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Buddy Breathing

Going through some boxes in a closet at my mom’s this weekend I found the snorkel, mask, and fins from when dad and I took a diving certification course together. I was in high school and he wanted to get certified. Never one to turn down an opportunity to spend time with my dad, I was excited when he asked me if I wanted to do it too.

We dutifully sat through classes, did the pool exercises such as putting all your gear on underwater, etc and studied for exams together. The one evening of the class I remember more than any other was the pool exercise on “buddy breathing”. This is the practice of two divers sharing one regulator/tank by taking turns. This is typically only done in emergency situations when one divers equipment is not operating properly. For the purposes of instruction and testing we had to show competence in this exercise…and just to make things even more interesting they had us do it in complete darkness. Anyone who has used scuba equipment knows how amazing it feels to breathe underwater, but also how tenuous that feeling of safety and security can be.

When it came time to do this I was scared, but in true “Wise family” fashion, we went for it. In order not to panic, which several people were, you had to have 100% confidence in your partner. Nothing less. I had that in my dad. We did fine. It was one of many times in my life that I knew that my unfailing trust in him allowed me to have an experience I will never forget.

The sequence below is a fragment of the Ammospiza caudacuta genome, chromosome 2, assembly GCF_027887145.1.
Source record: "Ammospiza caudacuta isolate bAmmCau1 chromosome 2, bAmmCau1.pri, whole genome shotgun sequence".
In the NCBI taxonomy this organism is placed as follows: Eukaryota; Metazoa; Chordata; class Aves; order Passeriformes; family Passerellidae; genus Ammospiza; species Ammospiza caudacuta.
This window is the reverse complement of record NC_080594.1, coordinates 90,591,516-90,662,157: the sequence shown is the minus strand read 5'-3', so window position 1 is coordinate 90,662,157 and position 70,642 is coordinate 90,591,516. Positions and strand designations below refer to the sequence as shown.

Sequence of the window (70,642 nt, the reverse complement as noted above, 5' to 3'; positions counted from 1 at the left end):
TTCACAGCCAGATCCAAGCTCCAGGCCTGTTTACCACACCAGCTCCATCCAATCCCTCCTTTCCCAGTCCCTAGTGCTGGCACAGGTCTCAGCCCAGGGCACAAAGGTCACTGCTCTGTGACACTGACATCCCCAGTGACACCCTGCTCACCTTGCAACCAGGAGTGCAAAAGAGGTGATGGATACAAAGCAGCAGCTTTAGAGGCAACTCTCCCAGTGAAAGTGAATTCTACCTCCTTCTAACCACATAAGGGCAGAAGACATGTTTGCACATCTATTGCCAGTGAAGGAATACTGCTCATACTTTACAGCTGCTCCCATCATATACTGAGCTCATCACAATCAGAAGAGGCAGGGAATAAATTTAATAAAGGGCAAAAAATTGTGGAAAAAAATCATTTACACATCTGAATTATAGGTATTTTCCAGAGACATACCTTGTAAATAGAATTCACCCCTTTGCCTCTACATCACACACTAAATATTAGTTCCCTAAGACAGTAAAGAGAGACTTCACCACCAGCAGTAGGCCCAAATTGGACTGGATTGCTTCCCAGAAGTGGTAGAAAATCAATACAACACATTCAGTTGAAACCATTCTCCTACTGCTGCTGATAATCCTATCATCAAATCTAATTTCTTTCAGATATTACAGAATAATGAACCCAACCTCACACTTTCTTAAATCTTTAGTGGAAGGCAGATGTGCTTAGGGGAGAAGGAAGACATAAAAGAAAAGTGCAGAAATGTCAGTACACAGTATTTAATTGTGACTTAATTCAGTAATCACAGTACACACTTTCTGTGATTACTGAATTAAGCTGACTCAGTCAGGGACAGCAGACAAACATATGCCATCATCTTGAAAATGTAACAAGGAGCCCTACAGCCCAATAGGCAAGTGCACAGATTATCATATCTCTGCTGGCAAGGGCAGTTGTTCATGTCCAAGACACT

The symbolism of the act of buddy breathing is much more to me though than just being there for the ones you love when they are in distress. It also symbolizes the give and take in our day-to-day lives. We give so much of ourselves to our children, some tangible, much of it intangible. In return they give us more than they will ever know. Many times people have commented to me on the intensity of dedication we have to Virginia and Kimberly, particularly related to Kimberly’s extra needs. While it is without hesitation that we give, there is often a struggle to maintain ourselves. It is what we get back from them: the love and affection, and watching them grow, that helps to sustain us.

An important component of this giving and receiving is trust. As a parent, that unwavering trust should be one of our top priorities in the development of relationships with our children. It doesn’t mean never being wrong, but more so how you handle it. How you handle yourself. How you handle adversity. I knew my dad would be there when I needed him, and that comfort and surety gave me the strength I needed to succeed.

On the days when I feel tapped, truly as if I have nothing left, I have to remind myself of this. I want my girls to know that if they need me, I am there. Wholly and Always. This security seems to be harder to come by for families all the time, however it doesn’t take just one form. Parents can provide this certainty together as a couple, as single parents and in blended families. I am thankful everyday that my parents provided it for me and I still feel it so strongly today. Even though my dad passed away four years ago, he is still with me, by my side, Wholly and Always.

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